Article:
Massive threading: Using GPUs to increase the performance of digital forensics tools

40Citations
Citations of this article
86Readers
Mendeley users who have this article in their library.

Abstract

The current generation of Graphics Processing Units (GPUs) contains a large number of general purpose processors, in sharp contrast to previous generation designs, where special-purpose hardware units (such as texture and vertex shaders) were commonly used. This fact, combined with the prevalence of multicore general purpose CPUs in modern workstations, suggests that performance-critical software such as digital forensics tools be "massively" threaded to take advantage of all available computational resources. Several trends in digital forensics make the availability of more processing power very important. These trends include a large increase in the average size (measured in bytes) of forensic targets, an increase in the number of digital forensics cases, and the development of "next-generation" tools that require more computational resources. This paper presents the results of a number of experiments that evaluate the effectiveness of offloading processing common to digital forensics tools to a GPU, using "massive" numbers of threads to parallelize the computation. These results are compared to speedups obtainable by simple threading schemes appropriate for multicore CPUs. Our results indicate that in many cases, the use of GPUs can substantially increase the performance of digital forensics tools. © 2007 DFRWS.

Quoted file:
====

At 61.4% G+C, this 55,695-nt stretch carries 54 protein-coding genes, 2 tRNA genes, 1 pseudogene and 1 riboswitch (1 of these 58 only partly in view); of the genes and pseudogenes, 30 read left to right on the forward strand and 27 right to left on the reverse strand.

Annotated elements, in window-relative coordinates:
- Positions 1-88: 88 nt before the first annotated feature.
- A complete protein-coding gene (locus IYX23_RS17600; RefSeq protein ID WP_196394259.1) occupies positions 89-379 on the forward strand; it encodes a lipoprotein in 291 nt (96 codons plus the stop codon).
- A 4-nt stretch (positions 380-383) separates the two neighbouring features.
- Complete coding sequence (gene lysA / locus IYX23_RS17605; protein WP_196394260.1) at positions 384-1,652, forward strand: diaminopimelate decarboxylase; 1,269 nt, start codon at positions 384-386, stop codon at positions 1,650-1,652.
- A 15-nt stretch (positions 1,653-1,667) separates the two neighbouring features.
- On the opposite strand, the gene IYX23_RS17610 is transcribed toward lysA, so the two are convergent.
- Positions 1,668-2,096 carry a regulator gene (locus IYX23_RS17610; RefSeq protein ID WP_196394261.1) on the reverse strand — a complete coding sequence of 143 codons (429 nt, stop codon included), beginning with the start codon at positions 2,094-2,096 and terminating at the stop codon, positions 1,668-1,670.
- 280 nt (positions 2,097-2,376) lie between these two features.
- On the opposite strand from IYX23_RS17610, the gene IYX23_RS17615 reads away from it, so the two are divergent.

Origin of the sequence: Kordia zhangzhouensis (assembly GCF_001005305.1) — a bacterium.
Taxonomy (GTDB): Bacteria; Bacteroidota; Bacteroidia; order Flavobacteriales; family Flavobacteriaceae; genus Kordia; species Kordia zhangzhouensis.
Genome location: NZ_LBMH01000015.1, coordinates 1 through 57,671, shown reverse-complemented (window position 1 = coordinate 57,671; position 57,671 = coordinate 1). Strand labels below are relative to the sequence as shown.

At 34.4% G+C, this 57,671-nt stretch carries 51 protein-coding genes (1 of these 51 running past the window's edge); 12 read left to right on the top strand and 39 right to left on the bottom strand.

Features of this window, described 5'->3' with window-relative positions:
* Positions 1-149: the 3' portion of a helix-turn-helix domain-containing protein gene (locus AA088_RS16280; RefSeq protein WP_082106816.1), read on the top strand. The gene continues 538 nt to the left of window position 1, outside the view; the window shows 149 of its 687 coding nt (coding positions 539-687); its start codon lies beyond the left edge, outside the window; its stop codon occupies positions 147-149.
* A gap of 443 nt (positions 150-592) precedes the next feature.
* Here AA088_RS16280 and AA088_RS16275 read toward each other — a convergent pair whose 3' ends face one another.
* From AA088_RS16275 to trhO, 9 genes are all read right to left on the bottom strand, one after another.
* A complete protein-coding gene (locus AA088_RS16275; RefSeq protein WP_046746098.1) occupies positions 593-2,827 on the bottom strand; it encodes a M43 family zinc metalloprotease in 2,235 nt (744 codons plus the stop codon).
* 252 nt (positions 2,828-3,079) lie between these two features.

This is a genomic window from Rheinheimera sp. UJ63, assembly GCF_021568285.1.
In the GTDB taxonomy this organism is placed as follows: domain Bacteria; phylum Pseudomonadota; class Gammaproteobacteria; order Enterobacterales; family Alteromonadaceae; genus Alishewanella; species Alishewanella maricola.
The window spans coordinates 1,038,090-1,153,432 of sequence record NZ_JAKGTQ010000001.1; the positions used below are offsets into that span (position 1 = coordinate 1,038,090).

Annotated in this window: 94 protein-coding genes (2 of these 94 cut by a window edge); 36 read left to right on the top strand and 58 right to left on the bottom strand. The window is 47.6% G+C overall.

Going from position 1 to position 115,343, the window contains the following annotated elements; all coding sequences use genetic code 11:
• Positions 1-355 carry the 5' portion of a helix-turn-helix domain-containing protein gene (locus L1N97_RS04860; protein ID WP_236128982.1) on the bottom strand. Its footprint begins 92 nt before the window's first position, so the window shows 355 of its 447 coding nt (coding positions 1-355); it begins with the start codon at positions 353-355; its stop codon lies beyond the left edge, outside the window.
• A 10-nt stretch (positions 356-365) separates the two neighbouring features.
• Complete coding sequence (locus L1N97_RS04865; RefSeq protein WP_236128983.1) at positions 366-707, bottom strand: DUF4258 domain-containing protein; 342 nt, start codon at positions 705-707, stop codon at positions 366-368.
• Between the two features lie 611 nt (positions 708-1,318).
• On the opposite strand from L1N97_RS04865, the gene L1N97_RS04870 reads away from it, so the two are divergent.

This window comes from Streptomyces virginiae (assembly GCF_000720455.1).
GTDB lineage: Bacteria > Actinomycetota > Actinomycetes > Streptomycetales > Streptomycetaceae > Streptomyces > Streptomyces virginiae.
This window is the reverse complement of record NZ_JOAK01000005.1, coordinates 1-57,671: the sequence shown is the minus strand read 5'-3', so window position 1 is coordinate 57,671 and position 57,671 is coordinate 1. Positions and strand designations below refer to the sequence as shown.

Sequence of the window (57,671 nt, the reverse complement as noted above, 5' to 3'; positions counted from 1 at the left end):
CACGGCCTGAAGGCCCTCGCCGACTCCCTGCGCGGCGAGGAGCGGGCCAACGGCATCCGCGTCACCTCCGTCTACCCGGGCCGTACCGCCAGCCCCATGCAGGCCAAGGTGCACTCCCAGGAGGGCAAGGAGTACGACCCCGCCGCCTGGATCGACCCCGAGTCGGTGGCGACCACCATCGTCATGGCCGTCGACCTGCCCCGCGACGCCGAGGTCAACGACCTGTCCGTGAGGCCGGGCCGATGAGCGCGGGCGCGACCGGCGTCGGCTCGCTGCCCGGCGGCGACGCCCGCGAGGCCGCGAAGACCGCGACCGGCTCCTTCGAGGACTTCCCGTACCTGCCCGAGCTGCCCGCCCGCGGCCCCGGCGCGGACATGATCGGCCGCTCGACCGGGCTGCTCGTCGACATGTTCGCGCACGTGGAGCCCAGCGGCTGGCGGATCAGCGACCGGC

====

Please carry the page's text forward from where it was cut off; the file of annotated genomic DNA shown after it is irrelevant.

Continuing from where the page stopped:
Cite

CITATION STYLE

APA

Marziale, L., Richard, G. G., & Roussev, V. (2007). Massive threading: Using GPUs to increase the performance of digital forensics tools. Digital Investigation, 4(SUPPL.), 73–81. https://doi.org/10.1016/j.diin.2007.06.014

Register to see more suggestions

Mendeley helps you to discover research relevant for your work.

Already have an account?

Save time finding and organizing research with Mendeley

Sign up for free